Other obstacles to reasonable and effective policing can be addressed more directly by police agencies themselves and by their communities: the war-like mental orientation, the racial discrimination and operational prejudice, the militarization and weaponization in image and tools, the social control and conformity mission, and the acceptance into law enforcement of non-police, social work, and mental health functions.

My belief is that if broader things can change for law enforcement, such as restructuring and repurposing the institution itself, then specific reforms in selection, training, supervision, policies, tactics, culture, and leadership will be much more effective than they have been so far.

Restructuring Law Enforcement

Voices have increasingly called for deconstructing and re-orienting law enforcement and its various functions. And even the overall purpose and societal impact of the law enforcement system itself have been criticized. Todd May and George Yancy (New York Times, June 22) argue that the important issue is not weeding out bad apples: “the question we should be asking of the police (is) not why they regularly fail to perform their duties correctly and thus need reform, but rather, what duties are they succeeding at?”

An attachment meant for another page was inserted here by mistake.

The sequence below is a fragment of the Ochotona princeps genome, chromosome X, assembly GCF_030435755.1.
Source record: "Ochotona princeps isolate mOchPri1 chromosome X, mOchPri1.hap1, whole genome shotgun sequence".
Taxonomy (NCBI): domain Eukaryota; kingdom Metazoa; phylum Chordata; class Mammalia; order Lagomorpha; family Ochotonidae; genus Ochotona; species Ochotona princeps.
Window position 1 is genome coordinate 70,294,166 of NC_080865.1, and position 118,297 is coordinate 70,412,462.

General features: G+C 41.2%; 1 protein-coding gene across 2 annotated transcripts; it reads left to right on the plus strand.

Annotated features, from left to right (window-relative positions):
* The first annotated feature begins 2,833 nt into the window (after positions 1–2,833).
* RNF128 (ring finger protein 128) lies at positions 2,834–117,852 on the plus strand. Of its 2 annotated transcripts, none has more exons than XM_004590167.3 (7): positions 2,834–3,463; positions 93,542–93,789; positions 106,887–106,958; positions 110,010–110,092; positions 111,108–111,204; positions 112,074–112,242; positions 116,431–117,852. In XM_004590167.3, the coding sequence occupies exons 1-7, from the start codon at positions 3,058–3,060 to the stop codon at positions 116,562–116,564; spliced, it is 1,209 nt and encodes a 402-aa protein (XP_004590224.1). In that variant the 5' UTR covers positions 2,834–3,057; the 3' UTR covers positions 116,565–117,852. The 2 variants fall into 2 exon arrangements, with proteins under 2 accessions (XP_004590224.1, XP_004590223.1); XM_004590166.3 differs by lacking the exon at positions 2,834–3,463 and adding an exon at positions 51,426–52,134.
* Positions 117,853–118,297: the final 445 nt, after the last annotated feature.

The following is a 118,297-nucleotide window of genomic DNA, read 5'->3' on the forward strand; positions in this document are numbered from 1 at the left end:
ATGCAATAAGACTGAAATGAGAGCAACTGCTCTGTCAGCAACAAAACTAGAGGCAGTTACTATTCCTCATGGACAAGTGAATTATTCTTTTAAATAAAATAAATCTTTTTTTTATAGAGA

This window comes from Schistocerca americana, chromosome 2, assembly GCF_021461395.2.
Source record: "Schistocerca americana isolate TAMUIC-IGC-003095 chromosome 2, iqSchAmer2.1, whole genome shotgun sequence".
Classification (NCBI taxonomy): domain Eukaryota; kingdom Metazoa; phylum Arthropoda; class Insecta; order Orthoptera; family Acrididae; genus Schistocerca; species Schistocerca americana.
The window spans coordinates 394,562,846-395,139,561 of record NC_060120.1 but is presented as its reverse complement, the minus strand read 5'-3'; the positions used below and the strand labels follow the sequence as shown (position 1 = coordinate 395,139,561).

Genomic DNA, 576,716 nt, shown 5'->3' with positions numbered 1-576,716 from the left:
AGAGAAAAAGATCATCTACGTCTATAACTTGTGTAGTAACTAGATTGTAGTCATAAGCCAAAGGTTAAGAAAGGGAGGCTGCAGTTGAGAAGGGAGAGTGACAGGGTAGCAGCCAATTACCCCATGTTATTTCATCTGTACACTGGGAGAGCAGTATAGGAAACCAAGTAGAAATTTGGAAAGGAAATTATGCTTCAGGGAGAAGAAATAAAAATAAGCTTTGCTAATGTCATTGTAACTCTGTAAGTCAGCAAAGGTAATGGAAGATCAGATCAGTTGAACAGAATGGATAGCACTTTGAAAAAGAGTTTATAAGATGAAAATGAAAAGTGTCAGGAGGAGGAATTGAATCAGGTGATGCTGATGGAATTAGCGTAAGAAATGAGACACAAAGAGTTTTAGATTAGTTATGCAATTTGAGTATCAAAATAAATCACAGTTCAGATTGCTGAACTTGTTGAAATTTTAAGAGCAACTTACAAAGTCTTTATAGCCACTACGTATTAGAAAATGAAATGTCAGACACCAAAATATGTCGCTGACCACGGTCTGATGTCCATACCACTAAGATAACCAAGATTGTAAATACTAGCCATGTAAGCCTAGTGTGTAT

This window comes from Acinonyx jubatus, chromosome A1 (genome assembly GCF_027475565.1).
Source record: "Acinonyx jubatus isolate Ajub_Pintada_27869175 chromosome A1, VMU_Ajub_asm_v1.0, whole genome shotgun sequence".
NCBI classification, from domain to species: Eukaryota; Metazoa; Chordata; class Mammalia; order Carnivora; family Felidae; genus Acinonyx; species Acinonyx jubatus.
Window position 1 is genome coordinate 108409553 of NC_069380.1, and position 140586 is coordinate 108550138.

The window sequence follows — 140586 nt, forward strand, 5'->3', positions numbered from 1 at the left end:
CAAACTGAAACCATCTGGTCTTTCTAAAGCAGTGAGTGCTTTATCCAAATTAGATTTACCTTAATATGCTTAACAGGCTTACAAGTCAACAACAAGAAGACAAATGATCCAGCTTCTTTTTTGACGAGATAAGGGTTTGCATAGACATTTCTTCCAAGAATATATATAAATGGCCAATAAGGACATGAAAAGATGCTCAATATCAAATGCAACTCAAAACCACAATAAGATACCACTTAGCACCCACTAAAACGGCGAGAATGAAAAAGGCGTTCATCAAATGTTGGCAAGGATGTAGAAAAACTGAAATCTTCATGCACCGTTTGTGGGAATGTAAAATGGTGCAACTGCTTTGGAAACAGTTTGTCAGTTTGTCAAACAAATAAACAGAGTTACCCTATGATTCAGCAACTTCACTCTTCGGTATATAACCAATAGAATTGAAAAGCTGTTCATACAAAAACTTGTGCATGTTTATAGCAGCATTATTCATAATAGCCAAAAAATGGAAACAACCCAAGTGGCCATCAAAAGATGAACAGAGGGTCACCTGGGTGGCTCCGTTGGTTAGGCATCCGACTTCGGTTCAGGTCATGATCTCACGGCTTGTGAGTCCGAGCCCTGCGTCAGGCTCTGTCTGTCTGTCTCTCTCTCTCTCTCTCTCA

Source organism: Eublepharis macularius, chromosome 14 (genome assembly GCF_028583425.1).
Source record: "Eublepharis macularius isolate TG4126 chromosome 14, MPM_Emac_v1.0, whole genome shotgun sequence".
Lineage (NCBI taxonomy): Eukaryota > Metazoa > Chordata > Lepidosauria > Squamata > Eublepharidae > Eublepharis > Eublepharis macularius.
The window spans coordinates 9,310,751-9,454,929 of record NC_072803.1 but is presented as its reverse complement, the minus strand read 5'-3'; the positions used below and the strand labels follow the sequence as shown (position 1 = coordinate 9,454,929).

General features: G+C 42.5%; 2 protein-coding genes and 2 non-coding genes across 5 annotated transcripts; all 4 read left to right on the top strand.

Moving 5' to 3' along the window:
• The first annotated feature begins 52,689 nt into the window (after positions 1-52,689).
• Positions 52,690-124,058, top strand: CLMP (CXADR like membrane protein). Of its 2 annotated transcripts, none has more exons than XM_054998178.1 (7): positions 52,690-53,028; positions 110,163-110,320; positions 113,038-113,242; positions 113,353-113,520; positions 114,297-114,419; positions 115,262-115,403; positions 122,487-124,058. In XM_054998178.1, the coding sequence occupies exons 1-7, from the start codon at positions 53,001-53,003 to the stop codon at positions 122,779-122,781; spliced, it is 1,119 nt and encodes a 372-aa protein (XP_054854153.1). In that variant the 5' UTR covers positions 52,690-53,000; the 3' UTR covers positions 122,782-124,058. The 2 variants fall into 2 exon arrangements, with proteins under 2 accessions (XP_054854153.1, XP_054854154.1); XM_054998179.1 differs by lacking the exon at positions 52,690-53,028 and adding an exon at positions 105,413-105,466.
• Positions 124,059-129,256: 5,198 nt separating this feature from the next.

May and Yancy conclude police departments are succeeding at “keeping people in their place…They succeed in keeping middle-class and especially upper-class white people safe…(and) in keeping people of color in their place so that they don’t challenge the social order that privileges middle- and upper-class white people.” And, they say, “(police departments) succeed in suppressing those who would question the social order.” May and Yancy argue the whole policing institution is racist, whether or not individual officers themselves are racist, because of current law enforcement’s overall impact of defending the established inequities and discriminations in our society’s status quo.

These authors are not saying the individual men and women in law enforcement are necessarily racist or intending to restrict freedom or to keep people of color down. They argue not that racism problems come from a few bad apples, but that “the tree itself is rotten.” May and Yancy, rather than supporting police reform, suggest exploring “how to build healthy and safe communities of mutual respect and see which institutions we need to reach that goal.”

Key concepts here are “healthy,” “safe,” and “respect.” As we look at restructuring the various services law enforcement has come to provide in our country, a number of services can logically be retained under safety: crime intervention, investigation, and prevention; corrections supervision; 911 crime dispatch; traffic control; and special units related to crime or danger, such as SWAT, sex trafficking, child victims, sexual assault, narcotics, and terrorism.

Some current police functions might be better served conceptualized as health-related: mental health outreach, housing, and wellness checks; emergency medical assistance; crisis intervention and 911 non-crime dispatch; and accident response.